John A. Lankford

John A. Lankford, architect, and designer of the True Reformer Hall 1200 U Street, NW, lived and worked at this location on Q Street.

The subject of this sketch was born in Potosi, Washington County, Mo., December 4, 1874. His parents were poor, but his father, Andrew Lankford, was known throughout Washington County as an excellent farmer and miner, and a man of high integrity. His mother, Nancy Lankford, was of some of the best blood of the State, and a woman who was known in the community to possess refinement, culture and exceptional natural ability. She was a devout Christian and temperance worker.

Young Lankford spent his early life in the mines and on the farm, except when he was in the public schools of his native town, which were very meager at that time. After finishing the public schools, he left his home and went to Crystal City, Mo., to work in a plate glass factory in order to obtain enough money to pay his way to Jefferson, where he was to enter Lincoln Institute, the State College, and School of Mechanical Arts, for the Negroes in the State of Missouri. He had only been there a short time, before he received a letter from Prof. I. E. Page, President of Lincoln Institute at that time, stating that he would give him work on the school campus as one of the assistant janitors, which job would give him sufficient money to pay his board. Young Lankford had scarcely made enough money to buy his school books and comfortable clothing for a school year, but being full of energy and will power, he set out to find a way to fill his new position. He went to St. Louis and was lucky enough to meet a porter, who was running from St. Louis through Jefferson City. When he arrived at the Institution, Prof. I. E. Page gave him work as promised as the assistant janitor. Under these circumstances he began his college career; working as assistant janitor to pay his board; as an agent of the Plymouth Rock Pant Co., to procure his clothing, and a solictor for a steam laundry to get his laundry done.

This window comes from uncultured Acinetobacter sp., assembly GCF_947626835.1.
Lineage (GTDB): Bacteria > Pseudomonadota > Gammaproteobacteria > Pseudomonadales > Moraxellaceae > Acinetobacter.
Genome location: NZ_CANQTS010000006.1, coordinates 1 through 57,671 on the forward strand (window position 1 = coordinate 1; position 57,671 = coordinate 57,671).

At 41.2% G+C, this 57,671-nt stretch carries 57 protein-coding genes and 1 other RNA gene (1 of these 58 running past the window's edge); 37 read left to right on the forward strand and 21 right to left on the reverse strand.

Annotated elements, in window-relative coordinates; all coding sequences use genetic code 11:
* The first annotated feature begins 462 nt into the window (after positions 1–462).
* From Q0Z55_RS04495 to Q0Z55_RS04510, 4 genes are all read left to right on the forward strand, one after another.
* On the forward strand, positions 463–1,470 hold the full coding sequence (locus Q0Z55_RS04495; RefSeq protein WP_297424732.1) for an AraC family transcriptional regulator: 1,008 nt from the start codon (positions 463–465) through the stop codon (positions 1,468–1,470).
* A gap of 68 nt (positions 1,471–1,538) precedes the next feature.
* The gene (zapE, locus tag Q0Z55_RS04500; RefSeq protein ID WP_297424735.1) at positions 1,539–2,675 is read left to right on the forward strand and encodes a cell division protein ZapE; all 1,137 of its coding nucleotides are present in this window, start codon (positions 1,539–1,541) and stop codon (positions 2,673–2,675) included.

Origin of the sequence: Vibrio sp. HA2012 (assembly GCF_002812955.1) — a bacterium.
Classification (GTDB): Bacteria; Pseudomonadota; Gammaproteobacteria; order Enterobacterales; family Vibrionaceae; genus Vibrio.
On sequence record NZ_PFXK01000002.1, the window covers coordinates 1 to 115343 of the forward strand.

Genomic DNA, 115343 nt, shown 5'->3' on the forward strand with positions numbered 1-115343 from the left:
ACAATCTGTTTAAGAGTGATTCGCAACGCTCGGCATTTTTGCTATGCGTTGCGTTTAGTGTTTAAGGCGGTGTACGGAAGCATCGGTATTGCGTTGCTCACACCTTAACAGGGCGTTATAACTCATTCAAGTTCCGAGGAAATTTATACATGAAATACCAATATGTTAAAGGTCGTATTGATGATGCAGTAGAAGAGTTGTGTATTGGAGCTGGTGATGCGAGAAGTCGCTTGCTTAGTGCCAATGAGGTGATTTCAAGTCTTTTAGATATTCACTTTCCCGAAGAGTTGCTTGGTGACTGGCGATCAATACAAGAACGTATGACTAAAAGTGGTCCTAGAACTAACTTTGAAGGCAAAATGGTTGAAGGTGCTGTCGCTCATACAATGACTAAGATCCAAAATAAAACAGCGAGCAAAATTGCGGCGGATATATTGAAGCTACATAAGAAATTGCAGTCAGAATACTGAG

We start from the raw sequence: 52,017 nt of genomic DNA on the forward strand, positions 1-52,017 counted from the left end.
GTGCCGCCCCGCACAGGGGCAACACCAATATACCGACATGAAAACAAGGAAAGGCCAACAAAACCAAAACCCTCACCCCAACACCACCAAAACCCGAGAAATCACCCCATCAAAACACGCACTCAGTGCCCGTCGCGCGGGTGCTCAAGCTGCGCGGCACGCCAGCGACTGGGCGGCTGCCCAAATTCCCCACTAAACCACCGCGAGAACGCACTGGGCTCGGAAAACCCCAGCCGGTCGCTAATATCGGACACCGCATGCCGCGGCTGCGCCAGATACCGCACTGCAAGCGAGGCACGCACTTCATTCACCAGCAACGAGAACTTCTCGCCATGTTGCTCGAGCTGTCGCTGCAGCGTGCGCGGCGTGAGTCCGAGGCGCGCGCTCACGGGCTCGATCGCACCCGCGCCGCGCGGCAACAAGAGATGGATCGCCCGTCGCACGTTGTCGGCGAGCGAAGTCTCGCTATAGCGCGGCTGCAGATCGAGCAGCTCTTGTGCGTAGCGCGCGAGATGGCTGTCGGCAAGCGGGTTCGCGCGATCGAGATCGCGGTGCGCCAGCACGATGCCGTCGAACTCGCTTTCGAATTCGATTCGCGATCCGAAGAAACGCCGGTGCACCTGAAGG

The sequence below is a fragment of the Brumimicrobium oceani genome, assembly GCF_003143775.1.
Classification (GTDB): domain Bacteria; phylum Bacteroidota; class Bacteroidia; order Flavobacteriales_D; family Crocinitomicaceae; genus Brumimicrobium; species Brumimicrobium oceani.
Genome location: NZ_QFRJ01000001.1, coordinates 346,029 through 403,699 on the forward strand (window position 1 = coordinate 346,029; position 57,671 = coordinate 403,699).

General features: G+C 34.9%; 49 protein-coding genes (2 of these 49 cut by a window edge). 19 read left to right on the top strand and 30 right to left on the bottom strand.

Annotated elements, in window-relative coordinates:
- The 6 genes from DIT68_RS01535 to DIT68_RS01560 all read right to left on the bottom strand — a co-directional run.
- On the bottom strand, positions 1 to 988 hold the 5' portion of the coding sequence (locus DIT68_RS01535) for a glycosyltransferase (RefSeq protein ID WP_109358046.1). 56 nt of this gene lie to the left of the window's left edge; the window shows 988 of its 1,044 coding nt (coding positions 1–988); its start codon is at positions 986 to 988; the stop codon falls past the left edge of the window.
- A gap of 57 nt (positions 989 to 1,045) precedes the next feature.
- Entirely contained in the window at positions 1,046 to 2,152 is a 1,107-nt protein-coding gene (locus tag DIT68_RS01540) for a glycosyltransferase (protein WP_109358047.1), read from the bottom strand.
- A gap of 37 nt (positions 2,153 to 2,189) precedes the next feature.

In the College and Industrial work he had little difficulty in out-stripping his fellow students as his mind was ever on the alert to seek out the little, yet the important facts that distinguish the extraordinary from the ordinary personages, and at the end of six years he had finished a course in mechanical drawing; as a machinist, blacksmithing, woodturning, carpentry, engineering and a course in natural and chemical science with an enviable record. Ever anxious to be his own master, young Lankford opened a blacksmith shop after leaving college. Although his shop was in an excellent part of St. Louis, he saw that he did not have the opportunity to demonstrate the great knowledge that he had worked so hard for in college, so he decided to look for other fields.

At this time he received a letter from Dr. Booker T. Washington of Tuskegee, making him an offer. Ever ready to grasp an opportunity, Mr. Lankford accepted. He finished two trades at Tuskegee Industrial School, Tuskegee, Ala., 1896, also took a special course in Physics and Chemistry. He took a course in Architectural and Mechanical Drawing at Scranton, Pa., 1897. Mr. Lankford received a degree of Bachelor of Science at Shaw University, Raleigh, N. C., in 1898, Master of Science, Morris Brown College, Atlanta, Ga., Master of Science, Wilberforce College, 1902, Wilberforce, Ohio. He was at one time superintendent of the blacksmith department of the Foulton Cotton Mills, Atlanta, Ga. He was the head engineer of the National Ice Co., which made all the ice for the National Exposition. He was elected superintendent of the machine department and instructor of architectural and mechanical drawing of the Agricultural and Mechanical College, Normal, Ala., and was master mechanic of the Coleman Cotton Mills, Concord, N. C., in which he put over $80,000.00 worth of cotton mill machinery. He was elected superintendent of the industrial department of Shaw University, Raleigh, N. C., also instructor of natural and chemical science, Shaw, Raleigh, N. C., 1900. In 1902 The Grand United Order of True Reformers of Richmond, Va., employed him as a designer and supervising architect for the construction of True Reformers' Hall, located in Washington, D. C., which building is said to be the largest in the country designed, owned and built by Negroes.